Editorial practices don't usually garner headlines nationally. But they did when David Clarke, the Milwaukee county sheriff, was rumored to be joining the Trump administration. CNN published an extensive analysis taking Clarke to task for his editorial handling of quoted material. The examples come from his master's thesis at the Naval Postgraduate School.
One example cited by CNN is a quotation from professor Erik Dahl writing in Homeland Security Affairs journal. Here is Dahl's original statement:
"There is good news here: this domestic intelligence system appears to have been successful in increasing security within the US, as demonstrated by numerous foiled terrorist plots and the lack of another major successful attack on American soil since 9/11. But there is also bad news: these gains are coming at the cost of increasing domestic surveillance and at the risk of civil liberties."
"The author writes that the domestic intelligence system appears to have been successful in increasing security within the U.S., but that the gains are coming at the cost of ever-increasing domestic surveillance and at the risk of civil liberties."
Clarke's text is followed by a footnote (Eric J. Dahl, "Domestic Intelligence Today: More Security but Less Liberty?" Homeland Security Affairs, [September 2011], l.org/?view&did=691059.). But the absence of quotation marks makes it hard to differentiate Clarke's voice from that of Dahl. A paraphrase and a quote were mashed together. Clarke also gratuitously added emphasis to Dahl's reference to "increasing domestic surveillance" by calling it "ever-increasing domestic surveillance."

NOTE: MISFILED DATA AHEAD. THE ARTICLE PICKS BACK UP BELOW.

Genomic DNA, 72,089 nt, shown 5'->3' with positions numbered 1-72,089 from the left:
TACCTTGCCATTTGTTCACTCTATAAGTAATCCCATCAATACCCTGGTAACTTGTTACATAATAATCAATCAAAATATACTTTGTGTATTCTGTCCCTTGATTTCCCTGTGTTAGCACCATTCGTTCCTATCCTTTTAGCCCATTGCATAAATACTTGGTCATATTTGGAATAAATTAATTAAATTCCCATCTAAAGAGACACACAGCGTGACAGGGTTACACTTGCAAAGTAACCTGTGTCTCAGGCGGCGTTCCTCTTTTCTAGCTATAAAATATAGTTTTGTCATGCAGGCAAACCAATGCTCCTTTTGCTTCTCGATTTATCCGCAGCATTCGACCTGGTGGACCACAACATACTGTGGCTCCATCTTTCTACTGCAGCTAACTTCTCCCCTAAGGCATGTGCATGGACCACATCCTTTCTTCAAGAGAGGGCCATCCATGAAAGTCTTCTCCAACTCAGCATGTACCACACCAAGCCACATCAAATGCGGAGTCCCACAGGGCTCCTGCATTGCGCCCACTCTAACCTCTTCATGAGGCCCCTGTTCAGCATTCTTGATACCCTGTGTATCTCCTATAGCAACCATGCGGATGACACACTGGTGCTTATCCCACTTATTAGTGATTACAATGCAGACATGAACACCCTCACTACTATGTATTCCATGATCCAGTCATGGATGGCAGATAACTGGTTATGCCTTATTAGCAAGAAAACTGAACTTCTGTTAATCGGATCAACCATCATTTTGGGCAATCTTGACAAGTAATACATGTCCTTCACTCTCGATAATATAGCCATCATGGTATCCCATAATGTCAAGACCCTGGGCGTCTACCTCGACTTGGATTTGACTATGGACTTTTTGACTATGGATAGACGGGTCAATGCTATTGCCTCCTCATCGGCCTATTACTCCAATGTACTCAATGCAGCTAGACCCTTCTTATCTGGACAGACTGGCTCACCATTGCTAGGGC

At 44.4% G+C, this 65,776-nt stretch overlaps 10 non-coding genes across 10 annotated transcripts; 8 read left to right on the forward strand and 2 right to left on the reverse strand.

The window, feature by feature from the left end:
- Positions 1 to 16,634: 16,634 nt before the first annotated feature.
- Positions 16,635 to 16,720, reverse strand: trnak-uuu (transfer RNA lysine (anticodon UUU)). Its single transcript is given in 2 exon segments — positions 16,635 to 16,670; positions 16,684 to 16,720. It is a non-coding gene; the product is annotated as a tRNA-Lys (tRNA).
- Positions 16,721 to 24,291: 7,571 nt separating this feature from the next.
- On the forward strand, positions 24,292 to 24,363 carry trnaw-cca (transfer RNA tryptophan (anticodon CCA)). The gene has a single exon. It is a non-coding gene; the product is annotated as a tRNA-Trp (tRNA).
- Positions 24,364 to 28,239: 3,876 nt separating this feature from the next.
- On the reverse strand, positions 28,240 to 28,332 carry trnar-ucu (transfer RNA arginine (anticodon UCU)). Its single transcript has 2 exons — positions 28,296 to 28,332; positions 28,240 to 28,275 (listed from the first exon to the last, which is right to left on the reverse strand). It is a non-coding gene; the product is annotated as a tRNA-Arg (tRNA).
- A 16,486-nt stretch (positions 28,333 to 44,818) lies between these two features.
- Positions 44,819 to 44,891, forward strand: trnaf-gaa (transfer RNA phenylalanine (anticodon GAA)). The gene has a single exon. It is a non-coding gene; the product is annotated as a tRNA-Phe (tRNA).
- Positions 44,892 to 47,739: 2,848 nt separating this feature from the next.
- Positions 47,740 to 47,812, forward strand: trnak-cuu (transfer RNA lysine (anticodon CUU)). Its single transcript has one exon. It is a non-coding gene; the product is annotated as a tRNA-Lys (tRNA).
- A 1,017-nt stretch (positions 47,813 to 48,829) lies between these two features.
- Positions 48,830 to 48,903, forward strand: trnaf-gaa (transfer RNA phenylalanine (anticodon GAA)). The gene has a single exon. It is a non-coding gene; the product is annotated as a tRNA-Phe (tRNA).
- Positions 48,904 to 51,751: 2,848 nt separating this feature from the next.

Clarke would have better served his readers with:
"The author writes that the 'domestic intelligence system appears to have been successful in increasing security within the U.S., but that the 'gains are coming at the cost of increasing domestic surveillance and at the risk of civil liberties.' This cost is ever-increasing in this writer's view."
In another passage Clarke writes:
"The war-fighting approach allows for the use of any and all means of intelligence gathering with little attention paid to safeguarding rights to privacy and other civil liberties."
He follows that with a footnote to the source. But it is instantly unclear to the reader whether this is a quote or a paraphrase. Here's what the source actually said:
"Moreover, this strategy allows for the use of any and all means of intelligence gathering without the need to safeguard rights to privacy or other civil liberties, as it usually targets noncitizens in the territory of foreign countries."
Clarke could have written:
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